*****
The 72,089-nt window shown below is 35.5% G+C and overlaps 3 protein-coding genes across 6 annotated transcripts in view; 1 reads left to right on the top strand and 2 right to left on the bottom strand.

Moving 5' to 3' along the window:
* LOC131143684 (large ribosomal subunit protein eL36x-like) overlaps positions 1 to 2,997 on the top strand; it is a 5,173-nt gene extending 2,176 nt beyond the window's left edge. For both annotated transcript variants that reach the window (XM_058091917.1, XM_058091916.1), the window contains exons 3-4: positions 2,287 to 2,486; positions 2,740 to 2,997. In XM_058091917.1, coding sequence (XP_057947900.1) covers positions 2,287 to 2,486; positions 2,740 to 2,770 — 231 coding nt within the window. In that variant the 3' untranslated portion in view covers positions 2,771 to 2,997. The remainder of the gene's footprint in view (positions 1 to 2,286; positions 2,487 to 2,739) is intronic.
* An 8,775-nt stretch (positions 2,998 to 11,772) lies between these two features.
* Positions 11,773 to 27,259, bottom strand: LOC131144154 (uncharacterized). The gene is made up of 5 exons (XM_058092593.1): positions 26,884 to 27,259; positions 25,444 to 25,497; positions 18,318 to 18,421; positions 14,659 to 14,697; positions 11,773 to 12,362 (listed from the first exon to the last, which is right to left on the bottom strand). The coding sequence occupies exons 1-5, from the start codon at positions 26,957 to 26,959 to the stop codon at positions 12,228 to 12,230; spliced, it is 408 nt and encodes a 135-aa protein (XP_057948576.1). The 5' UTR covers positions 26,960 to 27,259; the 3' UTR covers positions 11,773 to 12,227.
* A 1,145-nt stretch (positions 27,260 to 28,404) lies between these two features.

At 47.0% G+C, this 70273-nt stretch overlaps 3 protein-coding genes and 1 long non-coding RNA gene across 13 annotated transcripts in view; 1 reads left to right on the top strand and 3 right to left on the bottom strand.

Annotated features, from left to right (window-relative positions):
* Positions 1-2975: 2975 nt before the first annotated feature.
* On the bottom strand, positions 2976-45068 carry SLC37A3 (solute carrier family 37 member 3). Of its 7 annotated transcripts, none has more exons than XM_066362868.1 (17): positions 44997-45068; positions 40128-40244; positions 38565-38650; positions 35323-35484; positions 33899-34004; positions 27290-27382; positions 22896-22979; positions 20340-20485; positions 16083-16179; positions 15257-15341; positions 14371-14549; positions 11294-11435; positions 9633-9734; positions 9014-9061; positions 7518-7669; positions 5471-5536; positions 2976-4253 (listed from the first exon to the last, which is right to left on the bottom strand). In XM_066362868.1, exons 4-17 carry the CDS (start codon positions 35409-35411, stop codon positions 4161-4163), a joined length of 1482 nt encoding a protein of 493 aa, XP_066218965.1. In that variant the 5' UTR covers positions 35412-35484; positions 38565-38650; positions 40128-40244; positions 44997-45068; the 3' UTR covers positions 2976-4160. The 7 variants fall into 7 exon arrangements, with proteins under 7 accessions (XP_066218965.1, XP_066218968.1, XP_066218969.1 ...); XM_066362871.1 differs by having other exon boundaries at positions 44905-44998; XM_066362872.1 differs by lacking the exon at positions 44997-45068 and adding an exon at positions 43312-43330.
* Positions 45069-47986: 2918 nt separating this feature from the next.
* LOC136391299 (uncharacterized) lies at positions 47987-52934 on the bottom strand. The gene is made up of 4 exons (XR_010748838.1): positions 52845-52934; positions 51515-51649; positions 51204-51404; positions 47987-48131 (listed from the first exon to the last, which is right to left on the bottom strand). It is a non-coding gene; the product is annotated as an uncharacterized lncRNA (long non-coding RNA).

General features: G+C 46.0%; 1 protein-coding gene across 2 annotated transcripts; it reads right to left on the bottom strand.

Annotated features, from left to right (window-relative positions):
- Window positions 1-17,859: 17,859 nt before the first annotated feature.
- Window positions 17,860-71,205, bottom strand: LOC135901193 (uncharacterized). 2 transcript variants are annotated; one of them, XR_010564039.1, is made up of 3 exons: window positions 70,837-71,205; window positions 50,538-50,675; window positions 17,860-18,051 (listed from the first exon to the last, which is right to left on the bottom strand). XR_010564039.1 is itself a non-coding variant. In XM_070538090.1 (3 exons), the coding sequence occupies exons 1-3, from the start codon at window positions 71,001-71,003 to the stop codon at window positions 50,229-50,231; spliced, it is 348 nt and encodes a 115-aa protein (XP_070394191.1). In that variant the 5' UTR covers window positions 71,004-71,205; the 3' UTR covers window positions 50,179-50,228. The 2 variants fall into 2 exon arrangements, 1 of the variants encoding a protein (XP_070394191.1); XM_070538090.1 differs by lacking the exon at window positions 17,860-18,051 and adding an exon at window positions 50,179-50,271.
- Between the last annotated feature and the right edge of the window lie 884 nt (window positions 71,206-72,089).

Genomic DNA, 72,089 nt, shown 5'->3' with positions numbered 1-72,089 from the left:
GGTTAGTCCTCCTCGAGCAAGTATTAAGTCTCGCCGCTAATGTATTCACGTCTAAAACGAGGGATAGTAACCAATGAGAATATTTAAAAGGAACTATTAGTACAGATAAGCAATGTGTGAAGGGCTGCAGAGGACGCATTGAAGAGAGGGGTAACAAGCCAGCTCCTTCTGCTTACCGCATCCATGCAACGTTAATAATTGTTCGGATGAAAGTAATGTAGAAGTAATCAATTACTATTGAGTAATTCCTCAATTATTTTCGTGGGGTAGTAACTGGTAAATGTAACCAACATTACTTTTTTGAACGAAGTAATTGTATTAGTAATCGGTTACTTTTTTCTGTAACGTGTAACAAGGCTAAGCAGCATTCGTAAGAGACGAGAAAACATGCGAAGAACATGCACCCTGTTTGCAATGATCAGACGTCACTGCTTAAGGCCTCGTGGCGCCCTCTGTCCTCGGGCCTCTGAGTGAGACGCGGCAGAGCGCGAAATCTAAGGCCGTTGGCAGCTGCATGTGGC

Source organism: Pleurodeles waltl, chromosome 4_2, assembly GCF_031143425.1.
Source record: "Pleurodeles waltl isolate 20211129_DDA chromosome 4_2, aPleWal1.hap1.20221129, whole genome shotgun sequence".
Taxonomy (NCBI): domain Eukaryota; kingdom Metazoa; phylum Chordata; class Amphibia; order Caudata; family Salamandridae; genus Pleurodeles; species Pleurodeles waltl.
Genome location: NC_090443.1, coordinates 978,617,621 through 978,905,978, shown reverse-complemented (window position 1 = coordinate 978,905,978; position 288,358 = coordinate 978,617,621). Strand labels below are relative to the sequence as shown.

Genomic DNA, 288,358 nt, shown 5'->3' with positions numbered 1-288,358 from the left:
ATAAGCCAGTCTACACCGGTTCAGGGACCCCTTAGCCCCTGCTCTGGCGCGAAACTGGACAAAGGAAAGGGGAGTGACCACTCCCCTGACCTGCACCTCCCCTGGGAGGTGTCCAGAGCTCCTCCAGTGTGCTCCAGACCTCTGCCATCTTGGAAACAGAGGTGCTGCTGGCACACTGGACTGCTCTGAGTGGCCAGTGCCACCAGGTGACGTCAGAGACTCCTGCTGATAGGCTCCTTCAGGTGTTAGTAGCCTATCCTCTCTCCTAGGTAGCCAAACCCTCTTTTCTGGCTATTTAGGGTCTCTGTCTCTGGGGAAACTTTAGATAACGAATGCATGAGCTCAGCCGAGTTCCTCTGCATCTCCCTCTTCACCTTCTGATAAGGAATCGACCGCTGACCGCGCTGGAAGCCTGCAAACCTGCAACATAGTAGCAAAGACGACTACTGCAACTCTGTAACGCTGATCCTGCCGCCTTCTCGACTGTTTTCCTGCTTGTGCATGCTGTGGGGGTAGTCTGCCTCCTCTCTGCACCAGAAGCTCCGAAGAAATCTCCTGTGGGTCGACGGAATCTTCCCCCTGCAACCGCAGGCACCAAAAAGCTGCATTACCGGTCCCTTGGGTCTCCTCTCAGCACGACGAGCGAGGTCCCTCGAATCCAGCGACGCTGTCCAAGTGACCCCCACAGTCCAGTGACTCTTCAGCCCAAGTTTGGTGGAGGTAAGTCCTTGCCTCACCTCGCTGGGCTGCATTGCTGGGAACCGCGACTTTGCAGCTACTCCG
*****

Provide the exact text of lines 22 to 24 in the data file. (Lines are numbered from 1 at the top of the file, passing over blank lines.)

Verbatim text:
Taxonomy (NCBI): domain Eukaryota; kingdom Metazoa; phylum Chordata; class Amphibia; order Caudata; family Salamandridae; genus Pleurodeles; species Pleurodeles waltl.
Genome location: NC_090443.1, coordinates 978,617,621 through 978,905,978, shown reverse-complemented (window position 1 = coordinate 978,905,978; position 288,358 = coordinate 978,617,621). Strand labels below are relative to the sequence as shown.

Genomic DNA, 288,358 nt, shown 5'->3' with positions numbered 1-288,358 from the left: